Refreshing, Versatile, Simple: My Recipe for Salad Dressing


Big green salads are a staple part of my dinner routine year round, and whether I’m making one for only my husband and me or for a number of guests, you won’t find me putting out bottled dressings for people to choose from. In the European style, I dress the salad before I serve it, and I always use this same dressing, which keeps my salad greens tasting flavorful yet really light (never overpowering, never gloppy). My family loves this dressing, and friends have often asked me for the recipe. It’s so easy — there are only four ingredients, and chances are you already have them on your shelf. So, without further ado, here’s how I make it!


(1) Pour 2 Tablespoons of Extra Virgin Olive Oil into a small bowl …



(2) Add 2 Tablespoons of Apple Cider Vinegar to oil …



(3) Add 1 Tablespoon of Soy Sauce …



(4) Add 1 Tablespoon of Honey …



(5) Give it a stir and a taste test using the tines of a fork (that is a good way to taste dressings, as it delivers just the right amount to your palate). If you want the dressing to be brighter, add slightly more apple cider vinegar. If you want it more savory, add a little bit more soy, etc. When satisfied, whisk dressing and immediately pour onto greens. This is enough dressing for a very large salad (a salad bigger than the one I have pictured above). If your salads are smaller, use what you need and refrigerate the rest.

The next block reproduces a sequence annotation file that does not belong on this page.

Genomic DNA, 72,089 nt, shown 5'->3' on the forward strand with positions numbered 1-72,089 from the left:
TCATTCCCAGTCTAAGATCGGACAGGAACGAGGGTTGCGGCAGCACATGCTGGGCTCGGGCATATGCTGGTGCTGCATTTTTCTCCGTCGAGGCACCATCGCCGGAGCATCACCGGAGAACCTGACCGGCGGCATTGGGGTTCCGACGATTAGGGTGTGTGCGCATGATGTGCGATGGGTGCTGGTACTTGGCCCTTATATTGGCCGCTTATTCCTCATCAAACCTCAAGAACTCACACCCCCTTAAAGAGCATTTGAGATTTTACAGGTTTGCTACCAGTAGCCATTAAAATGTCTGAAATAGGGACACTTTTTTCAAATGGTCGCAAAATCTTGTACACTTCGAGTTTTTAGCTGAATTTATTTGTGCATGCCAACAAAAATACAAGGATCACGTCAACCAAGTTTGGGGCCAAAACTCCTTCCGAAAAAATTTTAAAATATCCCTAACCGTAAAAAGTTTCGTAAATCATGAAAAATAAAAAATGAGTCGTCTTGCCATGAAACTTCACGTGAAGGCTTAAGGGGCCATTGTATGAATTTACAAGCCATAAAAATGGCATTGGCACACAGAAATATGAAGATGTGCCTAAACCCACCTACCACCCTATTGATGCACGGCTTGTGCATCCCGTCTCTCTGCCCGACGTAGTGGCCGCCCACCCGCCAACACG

This photo shows the color of the dressing and how it is always rather separated (the oil from the rest of the ingredients), which for me is not a problem. It glides over greens easily. Just whisk and pour quickly on salad (I do both at once: whisk while pouring).



Believe it or not, it’s also great on certain fruits, like fresh pineapple. The soy sauce gives the dressing a slightly salty, balsamic taste that is a wonderful foil to the sweet and more acidic character of fresh pineapple.

Depending on what type of salad I’m making, I will make little tweaks to this dressing. For instance, in the summer I use it to marinate cucumbers and tomatoes, so I’ll often throw in some herbs, like tarragon and basil (dill would work well, too); and if I’m in the mood for a saltier dressing, I’ll add just a bit more soy sauce. Likewise, if I want a sweeter dressing, I’ll add slightly more honey.



One last salad tip. Spend a little extra money and purchase Campari tomatoes (it is not a brand, but a very special type of tomato that is sweet and flavorful … much bigger than a cherry tomato, but still on the small side). They are delicious, even in winter! The important thing in purchasing them is to make sure that the package they come in is marked with the word Campari. I’ve been fooled into buying “tomatoes on the vine” that look similar but are nowhere as sweet. Nothing else comes close to these, in my opinion.

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